IDC is predicting that 15 billion intelligent devices will be connected to the Internet by 2015. This explosion in connected embedded devices has spawned a new generation of hackers targeting mobile devices, automobiles, medical equipment, and other systems. Alan discusses what these latest security threats to embedded devices look like and what steps companies should take to protect their devices from attacks launched via the Internet.
ECD: What are some common threats and attacks against connected embedded devices?
GRAU: We are seeing a surge in attacks against embedded devices. Attacks range from simple automated probes to sophisticated attacks targeting specific features of the embedded devices.
IP and Web attacks that have long been used against enterprise networks and Web servers are now being used to attack embedded devices. Hackers have compromised medical devices, reprogrammed printers, and even hacked antitheft and vehicle control systems in cars. The list of possible attacks is limited only by the creativity of hackers.
A few other common threats are dictionary attacks, where hackers attempt to log in and gain control of the embedded device using weak or default passwords, and insider attacks, where disgruntled employees steal passwords and sell them to hackers.
ECD: What steps can designers take to protect their devices from these attacks?
GRAU: Security needs to be considered from the very beginning of the design phase. Engineers must assess the possible attack vectors available to hackers. Each interface provided by the device is a potential attack vector for hackers. Wi-Fi, Ethernet, Bluetooth, serial communication, and even debug ports have been targeted by hackers. Once the risks are determined, engineers can begin designing security measures for the identified risks.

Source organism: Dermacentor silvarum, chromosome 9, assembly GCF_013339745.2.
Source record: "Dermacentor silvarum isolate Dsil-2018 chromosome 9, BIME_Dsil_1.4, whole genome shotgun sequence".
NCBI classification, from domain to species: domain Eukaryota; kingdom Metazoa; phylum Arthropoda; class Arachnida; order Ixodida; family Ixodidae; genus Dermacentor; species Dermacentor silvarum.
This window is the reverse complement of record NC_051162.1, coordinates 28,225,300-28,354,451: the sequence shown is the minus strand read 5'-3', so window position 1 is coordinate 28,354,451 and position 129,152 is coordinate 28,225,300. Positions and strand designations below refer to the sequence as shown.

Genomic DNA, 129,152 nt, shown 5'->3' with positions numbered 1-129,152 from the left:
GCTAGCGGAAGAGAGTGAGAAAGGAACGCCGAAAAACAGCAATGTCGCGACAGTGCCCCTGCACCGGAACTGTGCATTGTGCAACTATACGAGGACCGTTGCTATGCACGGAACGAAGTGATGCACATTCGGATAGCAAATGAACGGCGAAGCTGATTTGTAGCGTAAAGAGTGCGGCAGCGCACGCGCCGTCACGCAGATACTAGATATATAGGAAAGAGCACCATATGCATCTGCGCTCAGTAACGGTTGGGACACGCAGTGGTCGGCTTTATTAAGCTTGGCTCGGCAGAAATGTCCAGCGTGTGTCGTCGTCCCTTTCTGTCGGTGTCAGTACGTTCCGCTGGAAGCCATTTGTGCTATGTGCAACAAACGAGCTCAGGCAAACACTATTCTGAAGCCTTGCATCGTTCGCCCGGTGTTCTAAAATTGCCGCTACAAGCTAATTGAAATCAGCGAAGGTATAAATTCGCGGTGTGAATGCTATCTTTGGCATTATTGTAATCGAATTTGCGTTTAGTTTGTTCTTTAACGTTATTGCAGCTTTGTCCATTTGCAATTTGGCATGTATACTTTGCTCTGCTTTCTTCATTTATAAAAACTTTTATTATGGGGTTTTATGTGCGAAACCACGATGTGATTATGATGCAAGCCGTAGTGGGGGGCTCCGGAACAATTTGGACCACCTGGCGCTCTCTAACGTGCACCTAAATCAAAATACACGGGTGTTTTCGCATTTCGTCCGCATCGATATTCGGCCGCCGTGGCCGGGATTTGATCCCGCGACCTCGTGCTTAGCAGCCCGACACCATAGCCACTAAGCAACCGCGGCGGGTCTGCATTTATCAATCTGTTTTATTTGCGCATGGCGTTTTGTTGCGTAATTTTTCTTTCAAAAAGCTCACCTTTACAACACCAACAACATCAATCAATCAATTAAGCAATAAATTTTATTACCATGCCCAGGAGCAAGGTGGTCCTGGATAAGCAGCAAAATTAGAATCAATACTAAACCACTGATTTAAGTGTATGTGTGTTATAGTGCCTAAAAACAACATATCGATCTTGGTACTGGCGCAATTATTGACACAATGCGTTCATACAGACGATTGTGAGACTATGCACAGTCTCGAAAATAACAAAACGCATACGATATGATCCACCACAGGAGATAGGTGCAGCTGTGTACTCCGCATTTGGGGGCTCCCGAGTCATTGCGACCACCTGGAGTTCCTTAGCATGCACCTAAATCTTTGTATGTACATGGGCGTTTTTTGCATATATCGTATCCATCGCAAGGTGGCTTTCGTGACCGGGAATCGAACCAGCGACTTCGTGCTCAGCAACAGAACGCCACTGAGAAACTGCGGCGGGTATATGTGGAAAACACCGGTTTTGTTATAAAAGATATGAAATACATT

Many embedded devices include security protocols such as Secure Shell (SSH) or Secure Socket Layer (SSL) to ensure secure communication with the device. While that is an important step, it is not sufficient. A firewall is the critical layer of security that is missing in most embedded devices. A firewall allows the creation of policies that define and enforce what communication is allowed with the device. The policies define, at a minimum, with whom the device communicates, which protocols are supported, and which ports are open. An embedded firewall is integrated into the communication stack and blocks packets at the lowest layers of the stack. By enforcing communication policies, many attacks are blocked before a connection is even established.
Consider a Supervisory Control and Data Acquisition (SCADA) controller that incorporates the Icon Labs Floodgate firewall and is configured with communication policies that define a set of trusted senders and block all ports and protocols not used by the device (see Figure 1). If hackers attack the device, they will be blocked because the communication is not originating from a trusted sender. Even if hackers steal passwords from an insider, they will not be able to log in to the device because they are not trusted senders. The firewall will block packets at the IP layer before a log-in is attempted.
ECD: How difficult is it to port security software to an embedded system? What are the impacts on performance and memory size?
GRAU: Most embedded systems require security software that is designed for use with the specific requirements of embedded systems in mind. Security systems for Linux or Windows are generally large, slow, and not easily ported. A product like Floodgate that is designed to be small, fast, and portable between Real-Time Operating Systems (RTOSs), on the other hand, can be easily ported between embedded systems. Floodgate has been ported to devices as small as 8-bit MCUs and can be configured to as little as 15 KB of RAM and 15 KB of ROM.